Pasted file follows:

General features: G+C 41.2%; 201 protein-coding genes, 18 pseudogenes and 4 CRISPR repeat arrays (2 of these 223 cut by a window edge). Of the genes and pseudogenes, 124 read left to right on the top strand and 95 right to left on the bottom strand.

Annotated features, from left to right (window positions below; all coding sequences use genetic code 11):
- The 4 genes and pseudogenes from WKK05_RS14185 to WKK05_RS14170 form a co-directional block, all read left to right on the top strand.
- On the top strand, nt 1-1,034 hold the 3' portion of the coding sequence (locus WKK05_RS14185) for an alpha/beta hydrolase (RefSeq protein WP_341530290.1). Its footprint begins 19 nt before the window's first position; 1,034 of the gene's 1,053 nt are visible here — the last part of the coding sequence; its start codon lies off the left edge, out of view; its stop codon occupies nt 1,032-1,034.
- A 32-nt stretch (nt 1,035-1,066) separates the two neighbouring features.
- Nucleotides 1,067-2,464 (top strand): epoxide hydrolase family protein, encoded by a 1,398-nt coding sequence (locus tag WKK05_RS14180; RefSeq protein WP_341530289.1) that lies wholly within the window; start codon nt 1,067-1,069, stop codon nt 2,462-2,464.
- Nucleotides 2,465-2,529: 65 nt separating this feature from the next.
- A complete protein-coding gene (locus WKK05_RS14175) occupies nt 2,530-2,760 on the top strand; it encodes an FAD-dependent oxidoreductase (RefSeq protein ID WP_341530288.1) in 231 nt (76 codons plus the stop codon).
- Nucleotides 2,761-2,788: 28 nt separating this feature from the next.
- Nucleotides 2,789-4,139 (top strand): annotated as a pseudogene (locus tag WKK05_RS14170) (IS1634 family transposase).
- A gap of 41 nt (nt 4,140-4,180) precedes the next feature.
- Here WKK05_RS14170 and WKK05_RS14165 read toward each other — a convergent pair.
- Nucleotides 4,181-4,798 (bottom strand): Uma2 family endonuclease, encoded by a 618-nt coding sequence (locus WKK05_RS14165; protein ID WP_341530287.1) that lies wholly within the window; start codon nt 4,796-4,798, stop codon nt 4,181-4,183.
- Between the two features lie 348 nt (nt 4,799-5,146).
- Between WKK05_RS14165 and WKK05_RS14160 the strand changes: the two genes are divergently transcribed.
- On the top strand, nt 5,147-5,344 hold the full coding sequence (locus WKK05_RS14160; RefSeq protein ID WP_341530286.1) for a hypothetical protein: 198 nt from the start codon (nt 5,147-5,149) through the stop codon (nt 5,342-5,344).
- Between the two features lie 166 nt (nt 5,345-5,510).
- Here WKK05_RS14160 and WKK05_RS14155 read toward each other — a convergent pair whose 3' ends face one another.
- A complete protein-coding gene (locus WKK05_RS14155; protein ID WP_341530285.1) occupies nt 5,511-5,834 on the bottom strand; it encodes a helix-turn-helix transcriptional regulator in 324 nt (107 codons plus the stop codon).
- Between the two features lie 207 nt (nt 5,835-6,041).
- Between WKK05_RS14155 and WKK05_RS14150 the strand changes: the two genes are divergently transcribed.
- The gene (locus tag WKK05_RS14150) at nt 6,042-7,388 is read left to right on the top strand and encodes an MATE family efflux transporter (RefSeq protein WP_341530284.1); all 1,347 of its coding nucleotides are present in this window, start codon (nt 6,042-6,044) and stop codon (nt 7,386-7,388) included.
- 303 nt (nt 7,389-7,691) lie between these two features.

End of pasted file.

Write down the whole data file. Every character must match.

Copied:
General features: G+C 41.2%; 201 protein-coding genes, 18 pseudogenes and 4 CRISPR repeat arrays (2 of these 223 cut by a window edge). Of the genes and pseudogenes, 124 read left to right on the top strand and 95 right to left on the bottom strand.

Annotated features, from left to right (window positions below; all coding sequences use genetic code 11):
- The 4 genes and pseudogenes from WKK05_RS14185 to WKK05_RS14170 form a co-directional block, all read left to right on the top strand.
- On the top strand, nt 1-1,034 hold the 3' portion of the coding sequence (locus WKK05_RS14185) for an alpha/beta hydrolase (RefSeq protein WP_341530290.1). Its footprint begins 19 nt before the window's first position; 1,034 of the gene's 1,053 nt are visible here — the last part of the coding sequence; its start codon lies off the left edge, out of view; its stop codon occupies nt 1,032-1,034.
- A 32-nt stretch (nt 1,035-1,066) separates the two neighbouring features.
- Nucleotides 1,067-2,464 (top strand): epoxide hydrolase family protein, encoded by a 1,398-nt coding sequence (locus tag WKK05_RS14180; RefSeq protein WP_341530289.1) that lies wholly within the window; start codon nt 1,067-1,069, stop codon nt 2,462-2,464.
- Nucleotides 2,465-2,529: 65 nt separating this feature from the next.
- A complete protein-coding gene (locus WKK05_RS14175) occupies nt 2,530-2,760 on the top strand; it encodes an FAD-dependent oxidoreductase (RefSeq protein ID WP_341530288.1) in 231 nt (76 codons plus the stop codon).
- Nucleotides 2,761-2,788: 28 nt separating this feature from the next.
- Nucleotides 2,789-4,139 (top strand): annotated as a pseudogene (locus tag WKK05_RS14170) (IS1634 family transposase).
- A gap of 41 nt (nt 4,140-4,180) precedes the next feature.
- Here WKK05_RS14170 and WKK05_RS14165 read toward each other — a convergent pair.
- Nucleotides 4,181-4,798 (bottom strand): Uma2 family endonuclease, encoded by a 618-nt coding sequence (locus WKK05_RS14165; protein ID WP_341530287.1) that lies wholly within the window; start codon nt 4,796-4,798, stop codon nt 4,181-4,183.
- Between the two features lie 348 nt (nt 4,799-5,146).
- Between WKK05_RS14165 and WKK05_RS14160 the strand changes: the two genes are divergently transcribed.
- On the top strand, nt 5,147-5,344 hold the full coding sequence (locus WKK05_RS14160; RefSeq protein ID WP_341530286.1) for a hypothetical protein: 198 nt from the start codon (nt 5,147-5,149) through the stop codon (nt 5,342-5,344).
- Between the two features lie 166 nt (nt 5,345-5,510).
- Here WKK05_RS14160 and WKK05_RS14155 read toward each other — a convergent pair whose 3' ends face one another.
- A complete protein-coding gene (locus WKK05_RS14155; protein ID WP_341530285.1) occupies nt 5,511-5,834 on the bottom strand; it encodes a helix-turn-helix transcriptional regulator in 324 nt (107 codons plus the stop codon).
- Between the two features lie 207 nt (nt 5,835-6,041).
- Between WKK05_RS14155 and WKK05_RS14150 the strand changes: the two genes are divergently transcribed.
- The gene (locus tag WKK05_RS14150) at nt 6,042-7,388 is read left to right on the top strand and encodes an MATE family efflux transporter (RefSeq protein WP_341530284.1); all 1,347 of its coding nucleotides are present in this window, start codon (nt 6,042-6,044) and stop codon (nt 7,386-7,388) included.
- 303 nt (nt 7,389-7,691) lie between these two features.